You were cleaning out your basement earlier today, after some flooding. What’s going on?
At my house it’s me, Rheinstein Park, and then the water. I’m living in wetlands. And the water is much closer than it was in the 1990s. I lost some vintage Montauk photographs I bought in an antiques shop that was next to Out East and a photograph I took at the radar station 20 years ago. Everything else is fine. I don’t keep too many important things down there. The hydrostatic pressure is starting to go off the charts. The tides are getting higher, the water table is rising. It’s raining more. The storms are more intense. I don’t know where we’re going to be out here in the next 10 years. Heading for the hills, I think.
And you also had some severe flooding in your gallery (which is on 21st Street and 11th Avenue) during Sandy?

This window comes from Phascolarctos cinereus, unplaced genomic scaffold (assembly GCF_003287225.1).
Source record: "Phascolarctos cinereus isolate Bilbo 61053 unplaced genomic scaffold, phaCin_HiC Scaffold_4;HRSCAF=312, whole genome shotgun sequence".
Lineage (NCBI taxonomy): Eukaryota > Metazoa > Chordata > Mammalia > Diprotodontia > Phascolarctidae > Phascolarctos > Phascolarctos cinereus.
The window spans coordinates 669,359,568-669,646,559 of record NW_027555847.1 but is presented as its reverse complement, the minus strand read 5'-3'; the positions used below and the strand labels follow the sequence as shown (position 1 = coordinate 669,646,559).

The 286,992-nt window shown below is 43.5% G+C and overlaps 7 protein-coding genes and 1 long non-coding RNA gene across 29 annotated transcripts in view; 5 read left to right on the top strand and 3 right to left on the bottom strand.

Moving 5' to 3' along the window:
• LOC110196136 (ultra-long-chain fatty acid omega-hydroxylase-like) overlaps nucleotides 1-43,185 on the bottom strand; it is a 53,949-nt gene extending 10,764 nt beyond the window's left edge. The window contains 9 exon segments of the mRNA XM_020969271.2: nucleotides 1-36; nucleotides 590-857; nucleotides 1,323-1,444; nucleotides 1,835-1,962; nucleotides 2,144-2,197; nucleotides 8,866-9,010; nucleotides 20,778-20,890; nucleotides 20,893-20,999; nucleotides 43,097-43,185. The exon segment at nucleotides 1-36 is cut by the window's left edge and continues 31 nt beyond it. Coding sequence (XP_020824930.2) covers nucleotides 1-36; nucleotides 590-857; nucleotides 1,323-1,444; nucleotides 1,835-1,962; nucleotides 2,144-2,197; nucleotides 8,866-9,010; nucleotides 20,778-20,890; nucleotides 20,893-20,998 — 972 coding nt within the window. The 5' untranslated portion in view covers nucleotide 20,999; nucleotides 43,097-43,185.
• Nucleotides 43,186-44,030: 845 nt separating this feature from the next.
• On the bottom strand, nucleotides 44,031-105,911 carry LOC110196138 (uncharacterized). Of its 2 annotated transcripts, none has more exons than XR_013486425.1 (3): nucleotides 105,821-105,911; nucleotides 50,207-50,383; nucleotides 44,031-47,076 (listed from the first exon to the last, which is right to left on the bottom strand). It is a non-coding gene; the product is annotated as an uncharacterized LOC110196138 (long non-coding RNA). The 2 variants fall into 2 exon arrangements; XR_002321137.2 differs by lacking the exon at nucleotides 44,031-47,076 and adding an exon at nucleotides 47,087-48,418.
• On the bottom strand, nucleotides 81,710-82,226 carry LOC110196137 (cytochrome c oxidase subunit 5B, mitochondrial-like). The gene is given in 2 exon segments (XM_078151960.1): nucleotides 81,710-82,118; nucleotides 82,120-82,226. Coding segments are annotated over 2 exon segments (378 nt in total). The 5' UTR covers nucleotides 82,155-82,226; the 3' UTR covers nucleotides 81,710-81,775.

I was out here for Sandy, thinking, “This is where I need to be,” and didn’t know what happened in the city at first. The Whitney Museum’s foundation pit had just been dug a few blocks south, and we heard that their foreman had seen literally a tsunami of water coming up the Hudson River. I think what happened was that wave hit Chelsea Piers and took this hard right turn on 21st Street. The high-tide line in the gallery was my height. The water also left some things behind. There was a plastic Jersey barrier on my desk that we turned into a sculpture. We opened a group show three weeks later and called it “The Perfect Show.” It was a riff on A Perfect Storm by Sebastian Junger. I’m obsessed with that book. We rebuilt the space in a couple of weeks with German state-of-the-art floodgates that go around the entire perimeter of the building, which you now have to do when you’re that close to the Hudson.